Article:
Fear of flying (FoF), a common phobia in the developed world, is usually treated with cognitive behavioral therapy, most efficiently when combined with exposure methods, e.g., virtual reality exposure therapy (VRET). We evaluated FoF treatment using VRET in a large motion-based VR system. The treated subjects were seated on a moving platform. The virtual scenery included the interior of an aircraft and a window view to the outside world accompanied by platform movements simulating, e.g., takeoff, landing, and air turbulence. Relevant auditory stimuli were also incorporated.
Three male patients with FoF underwent a clinical interview followed by three VRETs in the presence and with the guidance of a therapist. Scores on the Flight Anxiety Situation (FAS) and Flight Anxiety Modality (FAM) questionnaires were obtained on the first and fourth visits. Anxiety levels were assessed using the subjective units of distress (SUDs) scale during the exposure. All three subjects expressed satisfaction regarding the procedure and did not skip or avoid any of its stages. Consistent improvement was seen in the SUDs throughout the VRET session and across sessions, while patients’ scores on the FAS and FAM showed inconsistent trends. Two patients participated in actual flights in the months following the treatment, bringing 12 and 16 yr of avoidance to an end.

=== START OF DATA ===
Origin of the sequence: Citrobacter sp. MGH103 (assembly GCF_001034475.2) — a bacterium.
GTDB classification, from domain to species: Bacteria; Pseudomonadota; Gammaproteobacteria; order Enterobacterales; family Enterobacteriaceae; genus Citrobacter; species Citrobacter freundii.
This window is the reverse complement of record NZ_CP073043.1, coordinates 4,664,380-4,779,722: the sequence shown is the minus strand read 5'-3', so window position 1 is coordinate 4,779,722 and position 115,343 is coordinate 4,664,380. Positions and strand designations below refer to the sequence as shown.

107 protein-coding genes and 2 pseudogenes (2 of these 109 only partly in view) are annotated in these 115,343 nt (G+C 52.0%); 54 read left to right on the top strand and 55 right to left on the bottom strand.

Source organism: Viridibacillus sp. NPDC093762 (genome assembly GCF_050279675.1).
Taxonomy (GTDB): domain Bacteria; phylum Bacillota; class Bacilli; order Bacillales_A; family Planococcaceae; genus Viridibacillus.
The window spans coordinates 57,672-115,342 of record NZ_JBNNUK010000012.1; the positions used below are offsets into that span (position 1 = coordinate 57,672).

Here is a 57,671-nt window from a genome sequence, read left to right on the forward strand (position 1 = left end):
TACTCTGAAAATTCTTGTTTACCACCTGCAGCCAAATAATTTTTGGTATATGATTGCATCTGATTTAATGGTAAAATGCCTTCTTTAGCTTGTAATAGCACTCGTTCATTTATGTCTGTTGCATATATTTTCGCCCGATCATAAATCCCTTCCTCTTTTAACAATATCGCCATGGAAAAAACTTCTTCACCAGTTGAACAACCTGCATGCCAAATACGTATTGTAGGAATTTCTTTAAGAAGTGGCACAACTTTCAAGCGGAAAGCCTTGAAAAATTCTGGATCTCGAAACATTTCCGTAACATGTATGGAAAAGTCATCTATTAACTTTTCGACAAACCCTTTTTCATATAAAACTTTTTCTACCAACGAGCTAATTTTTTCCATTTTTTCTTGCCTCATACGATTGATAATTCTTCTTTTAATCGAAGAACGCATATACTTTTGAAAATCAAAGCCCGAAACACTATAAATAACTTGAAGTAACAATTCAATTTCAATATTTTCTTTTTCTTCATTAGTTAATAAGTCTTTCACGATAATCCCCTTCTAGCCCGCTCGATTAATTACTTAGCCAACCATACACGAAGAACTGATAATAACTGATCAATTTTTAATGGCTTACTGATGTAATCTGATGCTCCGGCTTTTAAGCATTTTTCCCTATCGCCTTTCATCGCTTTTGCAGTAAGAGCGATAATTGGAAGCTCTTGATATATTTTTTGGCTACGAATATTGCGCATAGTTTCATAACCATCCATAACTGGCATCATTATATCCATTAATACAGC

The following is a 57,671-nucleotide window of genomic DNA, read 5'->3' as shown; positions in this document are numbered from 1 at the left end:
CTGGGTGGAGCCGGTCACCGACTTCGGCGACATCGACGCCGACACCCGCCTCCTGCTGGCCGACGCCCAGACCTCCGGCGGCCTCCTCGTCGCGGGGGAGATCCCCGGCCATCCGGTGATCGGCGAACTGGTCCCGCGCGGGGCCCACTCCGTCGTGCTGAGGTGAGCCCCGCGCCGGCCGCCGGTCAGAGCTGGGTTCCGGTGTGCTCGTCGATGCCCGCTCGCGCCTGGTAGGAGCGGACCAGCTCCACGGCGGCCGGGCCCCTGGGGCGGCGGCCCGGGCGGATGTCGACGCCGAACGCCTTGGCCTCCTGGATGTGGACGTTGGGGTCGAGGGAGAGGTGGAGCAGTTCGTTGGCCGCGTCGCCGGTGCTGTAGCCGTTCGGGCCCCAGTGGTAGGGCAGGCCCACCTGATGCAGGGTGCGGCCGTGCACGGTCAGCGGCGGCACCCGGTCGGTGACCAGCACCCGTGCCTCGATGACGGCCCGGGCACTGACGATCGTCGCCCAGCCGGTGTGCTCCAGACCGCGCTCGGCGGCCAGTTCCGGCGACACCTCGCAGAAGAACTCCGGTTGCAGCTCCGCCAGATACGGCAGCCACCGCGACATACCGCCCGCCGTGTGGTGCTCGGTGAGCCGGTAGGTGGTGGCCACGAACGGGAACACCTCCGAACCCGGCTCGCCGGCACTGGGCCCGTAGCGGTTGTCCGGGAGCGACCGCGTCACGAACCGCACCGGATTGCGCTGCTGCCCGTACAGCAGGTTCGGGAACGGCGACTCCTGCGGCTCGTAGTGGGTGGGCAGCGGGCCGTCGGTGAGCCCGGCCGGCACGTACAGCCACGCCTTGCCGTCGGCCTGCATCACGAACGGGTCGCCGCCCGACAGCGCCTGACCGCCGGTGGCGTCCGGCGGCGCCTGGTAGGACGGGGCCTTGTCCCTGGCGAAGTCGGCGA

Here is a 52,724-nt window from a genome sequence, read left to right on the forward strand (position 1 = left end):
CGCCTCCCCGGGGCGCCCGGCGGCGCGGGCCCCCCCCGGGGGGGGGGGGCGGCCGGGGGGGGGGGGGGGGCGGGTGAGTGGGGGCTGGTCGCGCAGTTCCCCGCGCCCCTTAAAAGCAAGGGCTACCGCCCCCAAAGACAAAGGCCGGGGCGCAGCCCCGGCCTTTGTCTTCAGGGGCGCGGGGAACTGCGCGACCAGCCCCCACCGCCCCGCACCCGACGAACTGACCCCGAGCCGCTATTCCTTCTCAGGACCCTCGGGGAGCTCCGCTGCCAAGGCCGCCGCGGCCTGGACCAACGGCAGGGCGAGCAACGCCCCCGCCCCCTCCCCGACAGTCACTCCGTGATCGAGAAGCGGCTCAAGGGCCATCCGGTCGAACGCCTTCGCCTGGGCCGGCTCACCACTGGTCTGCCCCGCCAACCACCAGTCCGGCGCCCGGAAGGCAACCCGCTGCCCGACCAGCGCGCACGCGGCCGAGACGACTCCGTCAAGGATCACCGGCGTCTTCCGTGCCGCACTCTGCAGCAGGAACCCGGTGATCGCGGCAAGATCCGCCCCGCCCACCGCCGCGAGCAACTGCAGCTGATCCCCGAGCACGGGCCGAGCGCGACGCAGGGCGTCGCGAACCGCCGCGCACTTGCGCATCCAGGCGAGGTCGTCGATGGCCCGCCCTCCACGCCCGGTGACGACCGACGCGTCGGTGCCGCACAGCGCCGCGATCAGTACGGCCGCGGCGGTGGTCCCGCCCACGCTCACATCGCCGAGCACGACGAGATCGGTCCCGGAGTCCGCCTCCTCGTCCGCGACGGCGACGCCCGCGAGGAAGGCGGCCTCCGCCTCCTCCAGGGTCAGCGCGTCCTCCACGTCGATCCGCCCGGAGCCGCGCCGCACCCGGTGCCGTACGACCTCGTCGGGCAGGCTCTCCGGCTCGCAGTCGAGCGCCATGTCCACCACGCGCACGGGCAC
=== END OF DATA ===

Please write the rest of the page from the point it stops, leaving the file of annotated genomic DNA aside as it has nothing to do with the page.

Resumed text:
This VR-based treatment includes critical elements for exposure of flying experience beyond visual and auditory stimuli. The current case reports suggest VRET sessions may have a meaningful impact on anxiety levels, yet additional research seems warranted.
Auteurs : Czerniak E, Caspi A, Litvin M, Amiaz R, Bahat Y, Baransi H, Sharon H, Noy S, Plotnik M
Lien vers l’article : http://www.ncbi.nlm.nih.gov/pubmed/27026126